Fifth Sunday of Easter, Year A
10 May 2020
Psalm 31:1-5, 15-16
1 Peter 2:2-10
When Jackie and I were first married, we lived in Germany. After a couple of years we decided to return to Canada, i.e. Jackie returned and I applied for permanent resident status.
When I told my family about our decision, my father said to me, “I always knew that you’d do that.” I was puzzled, because I didn’t know how he could possibly know what I hadn’t known myself. I asked, “How did you know?” He replied, “Because that’s what I would have done.”
It seemed that at age 60 my father had just shared his boyhood dream. And as we talked more, I learned that in the years after the war, during his apprenticeship, my father had had the opportunity to go to England for one year. If he was 18 at the time, it would have 1949. He was dating my mother then and according to my dad, she was pleading with him not to go and not leave her. He had heeded to her pleading and it turned out that all these years later, my father still wished he had gone.
But I am telling you the story not so much to tell you about my father, but to tell you about my mother. I am not sure why she was pleading with my dad. Was it the memory of separation from her parents during the war years when children were evacuated from the cities? Her experience had not been a good one, at least in one of her placements, and I remember her telling us that story more than once. Or was it simply that a young woman was afraid to lose the one she loved? I do not know.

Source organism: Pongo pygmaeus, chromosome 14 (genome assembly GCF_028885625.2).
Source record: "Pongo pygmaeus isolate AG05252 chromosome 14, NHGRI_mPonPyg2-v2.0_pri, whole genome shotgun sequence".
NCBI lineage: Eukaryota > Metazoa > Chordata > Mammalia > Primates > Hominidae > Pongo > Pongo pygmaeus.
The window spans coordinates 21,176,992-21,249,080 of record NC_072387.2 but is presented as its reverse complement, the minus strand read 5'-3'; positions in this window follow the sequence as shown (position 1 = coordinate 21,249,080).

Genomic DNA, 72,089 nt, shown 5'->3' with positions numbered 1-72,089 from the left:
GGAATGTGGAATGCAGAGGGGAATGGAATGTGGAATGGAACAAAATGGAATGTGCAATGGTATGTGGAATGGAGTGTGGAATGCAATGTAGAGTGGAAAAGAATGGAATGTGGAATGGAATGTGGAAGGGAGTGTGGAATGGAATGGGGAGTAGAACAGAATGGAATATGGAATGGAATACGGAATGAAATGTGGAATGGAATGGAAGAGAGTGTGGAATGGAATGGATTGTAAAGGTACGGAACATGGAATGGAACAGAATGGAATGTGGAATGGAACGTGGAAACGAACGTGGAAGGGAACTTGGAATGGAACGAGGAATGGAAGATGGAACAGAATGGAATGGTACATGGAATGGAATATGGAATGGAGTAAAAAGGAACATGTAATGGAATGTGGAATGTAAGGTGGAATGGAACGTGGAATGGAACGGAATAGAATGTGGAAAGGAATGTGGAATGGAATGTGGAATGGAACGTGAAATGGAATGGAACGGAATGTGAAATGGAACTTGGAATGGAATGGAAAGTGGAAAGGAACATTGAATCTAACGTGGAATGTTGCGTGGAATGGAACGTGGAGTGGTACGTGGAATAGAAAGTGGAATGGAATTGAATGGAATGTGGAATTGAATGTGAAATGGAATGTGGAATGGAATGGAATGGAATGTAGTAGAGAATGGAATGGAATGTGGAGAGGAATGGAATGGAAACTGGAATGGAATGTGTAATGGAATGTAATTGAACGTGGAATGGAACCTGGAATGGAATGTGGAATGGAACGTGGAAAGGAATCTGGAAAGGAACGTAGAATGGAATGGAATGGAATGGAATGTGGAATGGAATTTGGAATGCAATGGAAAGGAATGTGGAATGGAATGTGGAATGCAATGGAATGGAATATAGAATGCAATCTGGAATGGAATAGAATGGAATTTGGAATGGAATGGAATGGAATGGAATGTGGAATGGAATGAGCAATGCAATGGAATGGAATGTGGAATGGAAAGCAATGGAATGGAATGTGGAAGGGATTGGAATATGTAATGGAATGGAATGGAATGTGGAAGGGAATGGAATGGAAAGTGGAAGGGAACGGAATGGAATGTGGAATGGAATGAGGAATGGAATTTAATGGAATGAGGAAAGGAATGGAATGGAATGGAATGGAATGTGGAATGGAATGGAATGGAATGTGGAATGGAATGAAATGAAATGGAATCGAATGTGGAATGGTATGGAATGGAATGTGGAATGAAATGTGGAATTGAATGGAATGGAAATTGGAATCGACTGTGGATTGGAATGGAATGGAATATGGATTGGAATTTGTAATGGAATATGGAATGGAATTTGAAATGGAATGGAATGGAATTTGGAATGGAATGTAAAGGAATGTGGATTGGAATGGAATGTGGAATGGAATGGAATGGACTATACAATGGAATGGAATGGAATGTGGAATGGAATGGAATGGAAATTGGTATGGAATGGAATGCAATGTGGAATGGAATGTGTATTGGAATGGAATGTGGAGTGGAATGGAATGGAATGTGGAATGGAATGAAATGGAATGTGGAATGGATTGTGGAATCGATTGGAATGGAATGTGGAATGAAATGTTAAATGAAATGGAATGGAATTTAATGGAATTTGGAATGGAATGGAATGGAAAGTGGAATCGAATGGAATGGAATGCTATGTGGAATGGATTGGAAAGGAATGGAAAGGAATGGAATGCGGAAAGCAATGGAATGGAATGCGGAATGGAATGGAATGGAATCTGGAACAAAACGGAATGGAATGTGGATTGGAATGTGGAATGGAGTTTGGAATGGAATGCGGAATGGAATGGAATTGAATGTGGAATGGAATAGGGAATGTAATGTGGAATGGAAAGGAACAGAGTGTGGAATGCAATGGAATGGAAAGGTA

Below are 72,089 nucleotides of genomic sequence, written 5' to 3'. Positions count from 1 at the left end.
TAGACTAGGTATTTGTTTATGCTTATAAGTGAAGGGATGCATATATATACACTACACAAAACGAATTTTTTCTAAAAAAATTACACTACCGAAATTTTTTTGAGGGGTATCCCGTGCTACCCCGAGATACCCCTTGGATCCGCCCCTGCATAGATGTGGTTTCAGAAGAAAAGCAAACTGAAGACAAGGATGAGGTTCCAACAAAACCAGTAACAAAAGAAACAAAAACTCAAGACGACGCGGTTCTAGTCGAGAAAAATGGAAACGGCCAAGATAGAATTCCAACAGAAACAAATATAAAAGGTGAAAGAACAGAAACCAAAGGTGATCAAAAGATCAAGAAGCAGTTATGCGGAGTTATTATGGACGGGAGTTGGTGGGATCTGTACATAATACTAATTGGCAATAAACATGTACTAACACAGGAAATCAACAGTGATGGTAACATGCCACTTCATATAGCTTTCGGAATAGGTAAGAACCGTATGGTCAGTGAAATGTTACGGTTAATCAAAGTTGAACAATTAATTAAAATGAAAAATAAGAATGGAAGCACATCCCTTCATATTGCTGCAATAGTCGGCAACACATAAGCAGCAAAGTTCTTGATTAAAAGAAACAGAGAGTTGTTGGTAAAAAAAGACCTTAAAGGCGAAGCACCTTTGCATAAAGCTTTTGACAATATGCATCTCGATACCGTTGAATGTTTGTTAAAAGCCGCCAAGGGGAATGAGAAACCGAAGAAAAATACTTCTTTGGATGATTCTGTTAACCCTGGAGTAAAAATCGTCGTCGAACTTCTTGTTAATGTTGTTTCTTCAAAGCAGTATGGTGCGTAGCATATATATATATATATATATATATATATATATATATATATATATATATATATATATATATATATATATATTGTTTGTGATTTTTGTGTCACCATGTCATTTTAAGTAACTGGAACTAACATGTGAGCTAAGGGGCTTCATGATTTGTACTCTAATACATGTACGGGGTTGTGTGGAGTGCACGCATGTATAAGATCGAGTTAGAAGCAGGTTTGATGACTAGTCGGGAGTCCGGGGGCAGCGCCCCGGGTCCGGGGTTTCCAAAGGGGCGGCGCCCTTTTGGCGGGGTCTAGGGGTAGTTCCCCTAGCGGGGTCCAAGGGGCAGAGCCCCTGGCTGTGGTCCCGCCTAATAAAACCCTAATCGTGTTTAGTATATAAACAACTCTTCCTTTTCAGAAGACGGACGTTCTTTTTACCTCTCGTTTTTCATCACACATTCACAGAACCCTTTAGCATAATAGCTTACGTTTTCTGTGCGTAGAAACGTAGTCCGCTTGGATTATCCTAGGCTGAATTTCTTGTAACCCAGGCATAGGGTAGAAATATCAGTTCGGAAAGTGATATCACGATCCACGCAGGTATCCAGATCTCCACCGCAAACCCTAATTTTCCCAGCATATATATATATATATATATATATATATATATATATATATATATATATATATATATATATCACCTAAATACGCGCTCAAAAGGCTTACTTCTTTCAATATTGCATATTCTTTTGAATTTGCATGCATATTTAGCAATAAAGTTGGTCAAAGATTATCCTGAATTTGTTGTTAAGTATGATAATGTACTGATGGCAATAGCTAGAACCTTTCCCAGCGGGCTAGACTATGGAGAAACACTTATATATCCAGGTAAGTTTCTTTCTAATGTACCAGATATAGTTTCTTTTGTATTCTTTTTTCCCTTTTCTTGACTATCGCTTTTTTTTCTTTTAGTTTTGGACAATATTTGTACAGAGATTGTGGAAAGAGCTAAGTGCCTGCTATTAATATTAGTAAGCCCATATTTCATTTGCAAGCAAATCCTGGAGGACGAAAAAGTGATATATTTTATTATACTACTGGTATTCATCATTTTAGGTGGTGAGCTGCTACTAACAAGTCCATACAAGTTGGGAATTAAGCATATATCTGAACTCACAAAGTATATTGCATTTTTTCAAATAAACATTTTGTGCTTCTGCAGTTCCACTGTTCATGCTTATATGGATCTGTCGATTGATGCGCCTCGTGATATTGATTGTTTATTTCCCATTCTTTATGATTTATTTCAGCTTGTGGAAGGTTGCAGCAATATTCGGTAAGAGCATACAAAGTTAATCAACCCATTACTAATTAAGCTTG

Separation anxiety is normal. Children suffer it on their first day of day care or school, or their first sleepover. Separation anxiety is normal because we are not meant to be alone. We belong together, which is one reason why this time of pandemic has been so difficult.
Separation anxiety is what the disciples experience in today’s reading. Our reading is from a section of John’s Gospel that we call the “farewell speeches of Jesus,” covering five chapters of John’s gospel.
The section begins in chapter 13 where Jesus had washed the disciples’ feet, foretold of betrayal and denial, and given his disciples the new commandment, that they love one another as he had loved them. He said that this love would be a sign for people to know that they belonged to Jesus.
If he was not going to leave them, at least the part about people knowing by their love that the belonged to Jesus would have made little sense. And so Jesus spends much time preparing them for the time when he will no longer be with them in body. This is not unlike us preparing someone for our absence. I remember the first time we went on a holiday and the kids stayed home by themselves. It is also not unlike helping our adult child set up their own place.
There is separation but what happens before is an act of love.
What the disciples are about to enter is new territory. Their very discipleship is defined by the presence of the physical, embodied Jesus. They have no idea what it means to be a disciple with Jesus no longer with them.